If there was one offseason acquisition that took me by surprise the most this past winter, it was signing infielder Jed Lowrie. Mostly because the New York Mets’ infield seemed set at the time this move was announced, and the more pronounced roster need appeared to reside in the outfield.
And maybe partly because I was holding out hope for a Bryce Harper or A.J. Pollock signing. Nevertheless, New York opted to bolster the offense with Lowrie, who’s combined 8.5 fWAR with the Oakland Athletics from 2017-18 represents the best two-year stretch of his big-league career.
Expecting a position player to either continue improving — or merely sustaining — recent offensive performances is a tall order when said player is entering his age-35 season. However, there have been some legitimate changes in Lowrie’s plate approach that led to new single-season career highs in fWAR (4.9), wRC+ (122), home runs (23), ISO (.181), and RBI (99) this past season.
As the veteran infielder enters his first year with New York, here are some statistical trends to keep an eye on.
Shifts in Batted-Ball Profile
Entering his 2017 campaign with the A’s, Lowrie had only enjoyed two seasons of double-digit home runs (16 in 2012 and 15 in 2013). A power outage immediately followed — over the infielder’s next 1,198 plate appearances across parts of three seasons, he combined to hit just 17 home runs.
So naturally, his 2017 season included 14 dingers before shattering his previous single-season career high this past year. Baseball, am I right?
Lowrie has actually been more of a fly-ball hitter than one would’ve assumed upon taking a glance at his stat page. Check out how his ground-ball rate and fly-ball rate improved over the last two seasons after posting career-low numbers in 2016.
He was clearly able to reverse the bad parts of his batted-ball profile without sacrificing much in the line-drive department. And after posting a 7 wRC+ on fly balls in 2016, that number rose to 85 in ’17 before getting back over the century mark at 103 in ’18.
Of course, just increasing one’s fly-ball rate isn’t all that’s needed to experience a breakthrough in the power department — it’s a necessary piece of the puzzle, but something else is also needed…
Improvement in Quality of Contact
…Which leads us right into Lowrie’s quality of contact, and more specifically, his hard-hit rate. The soon-t0-be 35-year-old has enjoyed a number of seasons in which he generated hard contact above a 30.0% clip. However, it took him until 2017-18 to accomplish that particular feat in consecutive years.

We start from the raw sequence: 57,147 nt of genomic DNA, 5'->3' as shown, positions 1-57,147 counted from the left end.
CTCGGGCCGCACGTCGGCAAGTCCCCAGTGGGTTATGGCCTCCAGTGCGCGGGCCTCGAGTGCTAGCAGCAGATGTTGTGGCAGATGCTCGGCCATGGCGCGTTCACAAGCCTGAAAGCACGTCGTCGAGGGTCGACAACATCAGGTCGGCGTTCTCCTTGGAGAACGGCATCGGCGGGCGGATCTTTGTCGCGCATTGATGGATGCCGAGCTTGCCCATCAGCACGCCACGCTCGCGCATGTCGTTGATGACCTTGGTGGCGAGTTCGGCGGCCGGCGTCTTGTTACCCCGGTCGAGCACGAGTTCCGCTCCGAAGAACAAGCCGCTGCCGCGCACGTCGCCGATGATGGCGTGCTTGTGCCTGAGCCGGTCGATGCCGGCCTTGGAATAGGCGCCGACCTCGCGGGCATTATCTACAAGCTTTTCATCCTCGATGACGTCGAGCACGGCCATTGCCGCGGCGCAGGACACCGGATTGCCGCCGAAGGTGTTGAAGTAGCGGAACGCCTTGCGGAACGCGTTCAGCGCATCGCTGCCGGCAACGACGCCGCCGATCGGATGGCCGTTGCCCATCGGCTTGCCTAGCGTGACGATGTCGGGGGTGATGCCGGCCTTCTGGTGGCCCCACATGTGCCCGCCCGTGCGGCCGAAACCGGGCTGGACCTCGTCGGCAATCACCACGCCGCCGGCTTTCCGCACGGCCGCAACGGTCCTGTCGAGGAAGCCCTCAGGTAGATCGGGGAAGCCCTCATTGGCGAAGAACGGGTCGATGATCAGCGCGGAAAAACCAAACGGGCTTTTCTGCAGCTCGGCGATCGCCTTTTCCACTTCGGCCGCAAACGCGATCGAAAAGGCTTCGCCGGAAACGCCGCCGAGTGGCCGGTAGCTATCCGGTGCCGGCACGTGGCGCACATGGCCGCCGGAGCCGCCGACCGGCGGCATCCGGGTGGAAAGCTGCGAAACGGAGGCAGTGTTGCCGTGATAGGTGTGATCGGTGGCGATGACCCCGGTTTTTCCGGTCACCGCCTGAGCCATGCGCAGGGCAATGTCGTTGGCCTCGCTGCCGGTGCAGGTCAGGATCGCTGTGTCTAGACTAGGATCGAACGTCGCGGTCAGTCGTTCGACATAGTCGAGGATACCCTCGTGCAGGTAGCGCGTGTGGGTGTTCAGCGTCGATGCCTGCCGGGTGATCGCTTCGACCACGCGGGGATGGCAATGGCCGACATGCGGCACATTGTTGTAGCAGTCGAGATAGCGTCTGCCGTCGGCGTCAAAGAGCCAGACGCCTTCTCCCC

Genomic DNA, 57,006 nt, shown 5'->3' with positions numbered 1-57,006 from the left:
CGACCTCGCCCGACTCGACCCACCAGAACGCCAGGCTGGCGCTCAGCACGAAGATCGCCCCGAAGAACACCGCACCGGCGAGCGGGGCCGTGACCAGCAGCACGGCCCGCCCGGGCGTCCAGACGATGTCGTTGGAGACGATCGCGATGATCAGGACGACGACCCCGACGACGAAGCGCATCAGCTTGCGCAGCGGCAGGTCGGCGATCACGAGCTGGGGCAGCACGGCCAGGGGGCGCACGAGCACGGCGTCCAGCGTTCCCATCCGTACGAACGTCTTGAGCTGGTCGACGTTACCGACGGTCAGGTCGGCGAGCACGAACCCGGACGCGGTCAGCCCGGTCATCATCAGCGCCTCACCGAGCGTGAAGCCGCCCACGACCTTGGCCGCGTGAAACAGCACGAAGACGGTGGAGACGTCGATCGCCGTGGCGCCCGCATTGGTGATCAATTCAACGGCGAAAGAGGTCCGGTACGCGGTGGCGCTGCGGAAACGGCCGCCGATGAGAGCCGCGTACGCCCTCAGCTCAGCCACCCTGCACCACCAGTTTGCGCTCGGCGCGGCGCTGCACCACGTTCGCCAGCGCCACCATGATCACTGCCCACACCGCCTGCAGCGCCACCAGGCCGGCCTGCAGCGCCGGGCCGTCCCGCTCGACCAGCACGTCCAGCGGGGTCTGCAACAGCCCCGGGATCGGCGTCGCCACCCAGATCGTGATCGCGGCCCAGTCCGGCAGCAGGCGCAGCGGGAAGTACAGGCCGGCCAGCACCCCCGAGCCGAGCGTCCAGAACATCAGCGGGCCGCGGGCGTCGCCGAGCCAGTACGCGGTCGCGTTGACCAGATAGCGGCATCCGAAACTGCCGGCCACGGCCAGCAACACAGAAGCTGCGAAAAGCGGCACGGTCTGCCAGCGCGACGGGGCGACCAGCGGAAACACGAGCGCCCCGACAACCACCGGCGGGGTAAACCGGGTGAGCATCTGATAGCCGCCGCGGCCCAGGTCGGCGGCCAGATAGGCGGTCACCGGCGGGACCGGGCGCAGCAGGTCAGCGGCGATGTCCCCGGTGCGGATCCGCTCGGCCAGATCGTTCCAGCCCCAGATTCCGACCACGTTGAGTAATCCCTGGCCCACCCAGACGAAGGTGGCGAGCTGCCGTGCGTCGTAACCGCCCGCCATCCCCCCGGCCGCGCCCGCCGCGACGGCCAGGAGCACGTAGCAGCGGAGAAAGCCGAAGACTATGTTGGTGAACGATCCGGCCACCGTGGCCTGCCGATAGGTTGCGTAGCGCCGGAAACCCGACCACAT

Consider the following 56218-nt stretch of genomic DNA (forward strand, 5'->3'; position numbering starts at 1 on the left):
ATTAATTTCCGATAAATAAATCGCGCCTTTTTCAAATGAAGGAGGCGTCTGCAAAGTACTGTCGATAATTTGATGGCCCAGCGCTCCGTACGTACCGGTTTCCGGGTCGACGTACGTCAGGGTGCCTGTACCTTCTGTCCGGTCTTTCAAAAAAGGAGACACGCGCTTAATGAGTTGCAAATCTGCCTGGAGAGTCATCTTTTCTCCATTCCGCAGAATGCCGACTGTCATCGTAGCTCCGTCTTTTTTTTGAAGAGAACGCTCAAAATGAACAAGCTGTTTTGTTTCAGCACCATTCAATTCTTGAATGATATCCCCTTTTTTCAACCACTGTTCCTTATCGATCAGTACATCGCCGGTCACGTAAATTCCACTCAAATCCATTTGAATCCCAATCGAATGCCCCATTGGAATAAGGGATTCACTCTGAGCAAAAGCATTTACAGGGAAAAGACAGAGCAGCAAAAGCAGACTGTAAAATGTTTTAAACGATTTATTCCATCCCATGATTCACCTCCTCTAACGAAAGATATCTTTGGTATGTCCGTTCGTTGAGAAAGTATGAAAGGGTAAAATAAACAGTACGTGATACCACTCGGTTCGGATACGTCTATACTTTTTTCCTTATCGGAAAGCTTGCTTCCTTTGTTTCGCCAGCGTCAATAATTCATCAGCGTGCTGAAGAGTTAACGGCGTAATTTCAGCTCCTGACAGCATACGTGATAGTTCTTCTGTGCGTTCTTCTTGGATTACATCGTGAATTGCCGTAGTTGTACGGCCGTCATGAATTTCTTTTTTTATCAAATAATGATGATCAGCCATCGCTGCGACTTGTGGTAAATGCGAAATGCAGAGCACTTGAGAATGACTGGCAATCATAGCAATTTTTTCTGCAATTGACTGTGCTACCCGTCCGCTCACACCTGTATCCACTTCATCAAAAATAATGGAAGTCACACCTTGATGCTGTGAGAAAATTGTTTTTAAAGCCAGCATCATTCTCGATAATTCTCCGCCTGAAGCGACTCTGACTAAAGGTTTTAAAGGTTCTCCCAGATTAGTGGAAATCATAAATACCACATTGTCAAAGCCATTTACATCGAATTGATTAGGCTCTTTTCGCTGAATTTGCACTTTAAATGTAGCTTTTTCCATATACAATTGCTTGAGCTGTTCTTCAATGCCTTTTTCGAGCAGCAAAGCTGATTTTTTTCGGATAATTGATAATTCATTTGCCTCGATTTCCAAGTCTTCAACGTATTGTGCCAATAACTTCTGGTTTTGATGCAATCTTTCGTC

Here’s a look at how his soft-hit rate and hard-hit rate compare on a yearly basis since 2011.
When we pair these quality-of-contact numbers with the rest of Lowrie’s batted-ball profile, it makes what he’s done over the past couple years feel more sustainable. His BABIP also hasn’t been out of control during this two-year run (.314 in ’17, .304 in ’18), so it’s not as if his production hinges on that.
With an increase in hard contact, one can assume there’s some sort of change going on in that particular player’s plate-discipline stats, and Lowrie is certainly no different.
Better Plate Discipline
One constant throughout Lowrie’s career has been an ability to make contact. His overall contact rate has never dipped below 80.0% in a single season, while his swinging-strike rate has never finished higher than 9.0%.
An increase in hard-hit rate can also mean increased aggressiveness within the strike zone, which is what happened here. Entering 2017, Lowrie’s single-season career-high mark for swing rate on strikes was 73.3% in 2014 with the Houston Astros. He surpassed that number in each of the last two years (75.9% in ’17, 73.6% in ’18).
His contact rate in this situation has only varied slightly during the last four seasons, but what has changed considerably is his contact rate on pitches outside the strike zone. After connecting at a 78.0% clip in 2015, that number has dropped each year since, culminating with a 67.5% mark in ’18.
Less connecting outside the strike zone has allowed Lowrie to focus on pitches in locations where he can do as much damage as possible.
Drastic Home/Road Splits
Immediately after enjoying his time as a hitter at O.Co Coliseum in 2017, Lowrie’s home/road splits went in the complete opposite direction. In 326 plate appearances at home last season, the infielder posted a .710 OPS, .116 ISO, and 103 wRC+, numbers that looked drastically different in 354 plate appearances on the road (.884 OPS, .240 ISO, 140 wRC+).
Of the 23 dingers Lowrie hit, only four came at home. This is intriguing because experiencing much lower levels of production at home is nothing new to the Mets — New York posted a team 86 wRC+ at Citi Field in 2018. And that is hardly the first year this organization has struggled at the plate in Flushing in recent memory.
The good news for Lowrie, though, is that he’s getting a slightly positive park shift with regard to dingers. ESPN’s Park Factors ranked O.co as the third-worst place for homers in 2018, while Citi Field checked in at 22nd.
This signing was a bit unexpected, but during an offseason in which the theme appeared to be gaining as much depth as possible, we can hope the majority of the above trends continue for Lowrie. If they do, he’ll end up being an asset to a Mets team with postseason aspirations for the upcoming year.